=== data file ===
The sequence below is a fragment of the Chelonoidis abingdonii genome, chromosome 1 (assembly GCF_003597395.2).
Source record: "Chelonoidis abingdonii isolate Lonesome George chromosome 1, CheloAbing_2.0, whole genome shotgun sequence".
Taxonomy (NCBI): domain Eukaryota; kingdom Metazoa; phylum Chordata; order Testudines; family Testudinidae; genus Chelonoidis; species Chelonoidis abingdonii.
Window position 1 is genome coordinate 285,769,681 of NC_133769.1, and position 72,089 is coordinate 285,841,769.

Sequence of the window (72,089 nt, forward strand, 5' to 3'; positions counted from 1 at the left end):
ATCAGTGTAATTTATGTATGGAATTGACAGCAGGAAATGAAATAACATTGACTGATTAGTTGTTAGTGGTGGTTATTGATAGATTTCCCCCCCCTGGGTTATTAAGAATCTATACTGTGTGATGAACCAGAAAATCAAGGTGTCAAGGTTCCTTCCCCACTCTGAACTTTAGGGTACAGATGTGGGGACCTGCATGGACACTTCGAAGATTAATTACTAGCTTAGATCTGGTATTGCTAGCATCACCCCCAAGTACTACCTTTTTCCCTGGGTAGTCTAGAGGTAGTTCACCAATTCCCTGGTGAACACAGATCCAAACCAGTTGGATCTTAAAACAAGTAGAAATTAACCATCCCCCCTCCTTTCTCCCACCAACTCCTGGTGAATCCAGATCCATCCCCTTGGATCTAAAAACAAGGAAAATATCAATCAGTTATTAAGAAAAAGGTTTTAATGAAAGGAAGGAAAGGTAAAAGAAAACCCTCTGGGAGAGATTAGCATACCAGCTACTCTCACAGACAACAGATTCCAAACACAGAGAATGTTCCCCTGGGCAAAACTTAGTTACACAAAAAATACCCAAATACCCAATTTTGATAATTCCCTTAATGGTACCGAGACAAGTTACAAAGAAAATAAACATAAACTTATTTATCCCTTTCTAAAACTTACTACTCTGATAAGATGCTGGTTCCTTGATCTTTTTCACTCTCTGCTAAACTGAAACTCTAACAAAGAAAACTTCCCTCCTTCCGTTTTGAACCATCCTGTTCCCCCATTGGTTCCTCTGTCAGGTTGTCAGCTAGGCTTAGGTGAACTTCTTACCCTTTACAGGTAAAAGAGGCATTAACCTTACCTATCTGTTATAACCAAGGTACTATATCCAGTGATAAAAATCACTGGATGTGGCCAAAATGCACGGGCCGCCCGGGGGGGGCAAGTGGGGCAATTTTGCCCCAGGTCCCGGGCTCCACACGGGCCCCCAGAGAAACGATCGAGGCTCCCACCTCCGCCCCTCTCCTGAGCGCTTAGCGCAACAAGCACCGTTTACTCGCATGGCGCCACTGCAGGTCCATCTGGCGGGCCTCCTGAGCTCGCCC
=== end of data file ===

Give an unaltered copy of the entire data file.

The sequence below is a fragment of the Chelonoidis abingdonii genome, chromosome 1 (assembly GCF_003597395.2).
Source record: "Chelonoidis abingdonii isolate Lonesome George chromosome 1, CheloAbing_2.0, whole genome shotgun sequence".
Taxonomy (NCBI): domain Eukaryota; kingdom Metazoa; phylum Chordata; order Testudines; family Testudinidae; genus Chelonoidis; species Chelonoidis abingdonii.
Window position 1 is genome coordinate 285,769,681 of NC_133769.1, and position 72,089 is coordinate 285,841,769.

Sequence of the window (72,089 nt, forward strand, 5' to 3'; positions counted from 1 at the left end):
ATCAGTGTAATTTATGTATGGAATTGACAGCAGGAAATGAAATAACATTGACTGATTAGTTGTTAGTGGTGGTTATTGATAGATTTCCCCCCCCTGGGTTATTAAGAATCTATACTGTGTGATGAACCAGAAAATCAAGGTGTCAAGGTTCCTTCCCCACTCTGAACTTTAGGGTACAGATGTGGGGACCTGCATGGACACTTCGAAGATTAATTACTAGCTTAGATCTGGTATTGCTAGCATCACCCCCAAGTACTACCTTTTTCCCTGGGTAGTCTAGAGGTAGTTCACCAATTCCCTGGTGAACACAGATCCAAACCAGTTGGATCTTAAAACAAGTAGAAATTAACCATCCCCCCTCCTTTCTCCCACCAACTCCTGGTGAATCCAGATCCATCCCCTTGGATCTAAAAACAAGGAAAATATCAATCAGTTATTAAGAAAAAGGTTTTAATGAAAGGAAGGAAAGGTAAAAGAAAACCCTCTGGGAGAGATTAGCATACCAGCTACTCTCACAGACAACAGATTCCAAACACAGAGAATGTTCCCCTGGGCAAAACTTAGTTACACAAAAAATACCCAAATACCCAATTTTGATAATTCCCTTAATGGTACCGAGACAAGTTACAAAGAAAATAAACATAAACTTATTTATCCCTTTCTAAAACTTACTACTCTGATAAGATGCTGGTTCCTTGATCTTTTTCACTCTCTGCTAAACTGAAACTCTAACAAAGAAAACTTCCCTCCTTCCGTTTTGAACCATCCTGTTCCCCCATTGGTTCCTCTGTCAGGTTGTCAGCTAGGCTTAGGTGAACTTCTTACCCTTTACAGGTAAAAGAGGCATTAACCTTACCTATCTGTTATAACCAAGGTACTATATCCAGTGATAAAAATCACTGGATGTGGCCAAAATGCACGGGCCGCCCGGGGGGGGCAAGTGGGGCAATTTTGCCCCAGGTCCCGGGCTCCACACGGGCCCCCAGAGAAACGATCGAGGCTCCCACCTCCGCCCCTCTCCTGAGCGCTTAGCGCAACAAGCACCGTTTACTCGCATGGCGCCACTGCAGGTCCATCTGGCGGGCCTCCTGAGCTCGCCC